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When all the colours of the world are grey

Another villanelle for the dverse prompt. I chose this painting by Yumeji Takehisa because the ambiguity seems to fit the sense of the poem. To me the hand is a barrier between the two, saying ‘That’s enough! No further.’

754px-TakehisaYumeji-1930-Seishun_Fu

When all the colours of the world are grey,

And stars fall thick as ash in deepest night,

Between us there is nothing more to say.

 

The moon has set, I could not make her stay,

She would not see my silver tears of slight,

When all the colours of the world are grey.

 

In silence of the dark, I hoped that day

Would dawn, at least, with rainbow-coloured sight,

Between us there is nothing more to say.

 

November, chill and drear, it seems, not May,

This cascade, cold and cheerless, of pale light

When all the colours of the world are grey.

 

So long ago, it seems, spring flew away,

With swallow’s dart, wild goose’s steady flight,

Between us there is nothing more to say.

 

When boundless joy plunges into dismay,

Handfuls of dust, what once was pure delight,

Our shining world is empty, dull and grey,

No love between us, nothing more to say

Those first times that we’d meet

This villanelle is for the dverse prompt.

Julian_Falat_0033

Light is harsh and hard in this dull heat,

The moon a pale reflection of the sun,

Reminds me of those first times that we’d meet.

 

Air so still I hear the slow wing beat

Of buzzards, drawn by sound of hunter’s gun,

Light is harsh and hard in this dull heat.

 

Afternoons, café terrace replete,

We’d saunter home already half-undone,

Reminds me of those first times that we’d meet.

 

Summer fruit is never half so sweet,

As those we tasted, our love just begun,

Light is harsh and hard in this dull heat.

 

Looking back, a cynic, I’d delete

Your promises, just so much hollow fun—

Reminds me of those first times that we’d meet.

 

Wiser now, I fly on nimble feet,

Mellow dusk’s hues bathe me as I run,

Away from all the pain of this dull heat,

That recalls those first times that we’d meet.

Microfiction #writephoto: Waving

This is for Sue Vincent’s Thursday Photo Prompt.

apparition

 

I can see him at the end of the tunnel, gesticulating, but he is too far away to hear. Part of me wants to run back, ready to forgive. Perhaps he’s changed his mind. Perhaps he’s in trouble. It’s crazy. I know what’s back there, and the only possible escape is down here, deep inside the dark earth. He told me himself, before he threw his fist at me again for something unimportant I’d forgotten to do.

I hesitate, running over in my mind the countless times I have run from him and his anger, yet knowing that he hates himself for it, says it’s like being stuck down a well and nobody can hear him to help him out. I take a step back to the entrance. He’s waving his arms wildly now. His voice is rising—he’s calling my name!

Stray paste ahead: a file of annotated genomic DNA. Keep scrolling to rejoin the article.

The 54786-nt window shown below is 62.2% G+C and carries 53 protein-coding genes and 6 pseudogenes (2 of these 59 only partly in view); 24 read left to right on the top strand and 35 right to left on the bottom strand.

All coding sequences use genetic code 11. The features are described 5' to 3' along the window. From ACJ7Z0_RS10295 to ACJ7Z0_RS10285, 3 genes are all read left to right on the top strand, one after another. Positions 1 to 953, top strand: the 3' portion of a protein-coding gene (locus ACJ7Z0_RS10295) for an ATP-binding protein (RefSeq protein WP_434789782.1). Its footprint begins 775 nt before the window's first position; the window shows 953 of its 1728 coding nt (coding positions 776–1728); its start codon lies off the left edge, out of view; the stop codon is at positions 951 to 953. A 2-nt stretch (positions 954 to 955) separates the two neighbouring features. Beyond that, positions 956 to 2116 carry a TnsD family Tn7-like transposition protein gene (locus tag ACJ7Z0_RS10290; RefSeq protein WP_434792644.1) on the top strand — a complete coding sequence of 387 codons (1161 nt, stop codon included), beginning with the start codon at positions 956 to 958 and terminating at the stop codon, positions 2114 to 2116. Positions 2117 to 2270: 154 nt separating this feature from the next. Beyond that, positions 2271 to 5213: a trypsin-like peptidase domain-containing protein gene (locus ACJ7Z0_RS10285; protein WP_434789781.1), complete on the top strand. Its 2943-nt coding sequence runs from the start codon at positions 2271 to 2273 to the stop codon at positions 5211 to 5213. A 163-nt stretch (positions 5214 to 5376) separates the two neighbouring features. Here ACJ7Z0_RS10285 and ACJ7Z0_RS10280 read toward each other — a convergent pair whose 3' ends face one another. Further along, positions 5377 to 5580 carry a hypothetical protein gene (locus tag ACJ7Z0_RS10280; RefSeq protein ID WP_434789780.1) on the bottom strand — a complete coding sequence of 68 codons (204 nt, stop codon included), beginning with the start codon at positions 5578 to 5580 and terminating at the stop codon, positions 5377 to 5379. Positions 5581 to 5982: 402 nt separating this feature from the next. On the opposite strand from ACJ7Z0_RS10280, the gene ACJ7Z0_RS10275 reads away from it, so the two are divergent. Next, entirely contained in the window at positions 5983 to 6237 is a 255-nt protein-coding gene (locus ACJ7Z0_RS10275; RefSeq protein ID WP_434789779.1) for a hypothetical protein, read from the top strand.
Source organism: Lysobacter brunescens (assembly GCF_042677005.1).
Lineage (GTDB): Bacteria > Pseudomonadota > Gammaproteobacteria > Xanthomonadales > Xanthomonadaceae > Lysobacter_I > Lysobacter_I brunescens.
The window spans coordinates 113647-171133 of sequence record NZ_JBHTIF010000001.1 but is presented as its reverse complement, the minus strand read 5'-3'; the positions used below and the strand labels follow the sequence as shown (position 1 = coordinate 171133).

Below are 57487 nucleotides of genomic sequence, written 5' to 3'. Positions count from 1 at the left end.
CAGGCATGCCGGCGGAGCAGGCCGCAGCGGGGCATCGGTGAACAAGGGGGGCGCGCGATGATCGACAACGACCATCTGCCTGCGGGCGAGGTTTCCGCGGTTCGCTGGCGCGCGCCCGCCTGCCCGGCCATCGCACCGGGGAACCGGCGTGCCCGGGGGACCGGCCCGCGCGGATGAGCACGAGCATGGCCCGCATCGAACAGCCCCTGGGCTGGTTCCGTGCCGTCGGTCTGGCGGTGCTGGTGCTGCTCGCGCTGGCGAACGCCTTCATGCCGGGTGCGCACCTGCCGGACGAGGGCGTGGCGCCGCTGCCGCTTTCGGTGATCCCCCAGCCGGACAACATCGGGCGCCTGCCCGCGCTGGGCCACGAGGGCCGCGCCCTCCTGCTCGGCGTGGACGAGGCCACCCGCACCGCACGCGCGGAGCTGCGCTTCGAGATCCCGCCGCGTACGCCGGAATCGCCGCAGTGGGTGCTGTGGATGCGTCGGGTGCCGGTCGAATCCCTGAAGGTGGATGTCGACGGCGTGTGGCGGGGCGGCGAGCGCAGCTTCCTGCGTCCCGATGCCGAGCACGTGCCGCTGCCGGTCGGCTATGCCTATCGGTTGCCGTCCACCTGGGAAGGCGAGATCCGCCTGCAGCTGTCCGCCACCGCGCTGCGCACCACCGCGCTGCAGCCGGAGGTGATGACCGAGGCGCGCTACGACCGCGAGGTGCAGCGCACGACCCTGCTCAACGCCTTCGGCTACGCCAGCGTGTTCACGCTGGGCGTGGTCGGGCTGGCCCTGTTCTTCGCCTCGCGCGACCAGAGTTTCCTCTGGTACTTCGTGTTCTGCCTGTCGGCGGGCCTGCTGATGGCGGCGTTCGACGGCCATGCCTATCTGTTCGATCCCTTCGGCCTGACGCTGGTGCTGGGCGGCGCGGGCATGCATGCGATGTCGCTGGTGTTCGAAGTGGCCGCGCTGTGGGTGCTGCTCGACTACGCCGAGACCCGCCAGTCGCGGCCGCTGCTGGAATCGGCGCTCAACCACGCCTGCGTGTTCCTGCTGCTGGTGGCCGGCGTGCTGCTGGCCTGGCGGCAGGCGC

I make up my mind. I’m going back. I shout too, his name, putting into it that one word all the words I want to say, want him to hear. I scream, but nothing hits my ears, deafened by the screech of death. In the blinding light of the explosion, I see him one last time, his arms waving, in farewell.

Microfiction #Three Line Tales: Run!

For Sonya’s Three Line Tales photo prompt.

photo by Christian Widell via Unsplash

tltweek73

Green evening falls on the field, tempting, full of cool grass smells, short, sweet grass, the best kind.

Hiding in the long stalks, I watch and sniff the smells, waiting for the last two-legs to go and the grass to be empty, hunger pinching belly, ears listening, this way, that.

I slip through the dry stalks onto the fresh green nibbling grass, even though ears hear the two-legs shout, because hunger is strong, then ears scream—dog!

A good name

For the dverse prompt—my sign, my name, my house.

Tambarlan

Not all place names go back to the Romans, or the Celts with their spirits of place. History is a stream, un long fleuve tranquille, it delves banks and builds ramparts, and it drops names here and there wherever someone needs one. A place name by the roadside stands proudly, arbitrary spelling because farmers didn’t go to school much. But someone had heard of a Mogul emperor and gave his name to a small farm. Perhaps a daughter, who read novels or poetry, an exotic name that caught her fancy. Her father, to indulge her, in his slow, clumsy hand wrote it as she said it, onto the title deeds, and claimed a bit of history for his own.

 

Home in the meadows,

still as stone in the stream,

basks in ancient splendour.

Sun-charred laughter

Photo©Arun Kulshreshtha.

1024px-The_Sun

Sunlight roars with a fiery voice,

Beneath its claws red stone flakes fall,

Your laughter breaks like charred black twigs.

 

As summer crawls from beneath the shade

Of spreading trees, silent and grave,

Sunlight roars with a fiery voice.

 

Harsh, it tears the walls, the heat

That pours from roof tiles, dripping gold—

Beneath its claws red stone flakes fall.

 

Limp the poplars, their voices hushed,

Where birds in thoughtful silence perch,

Your laughter breaks like charred black twigs.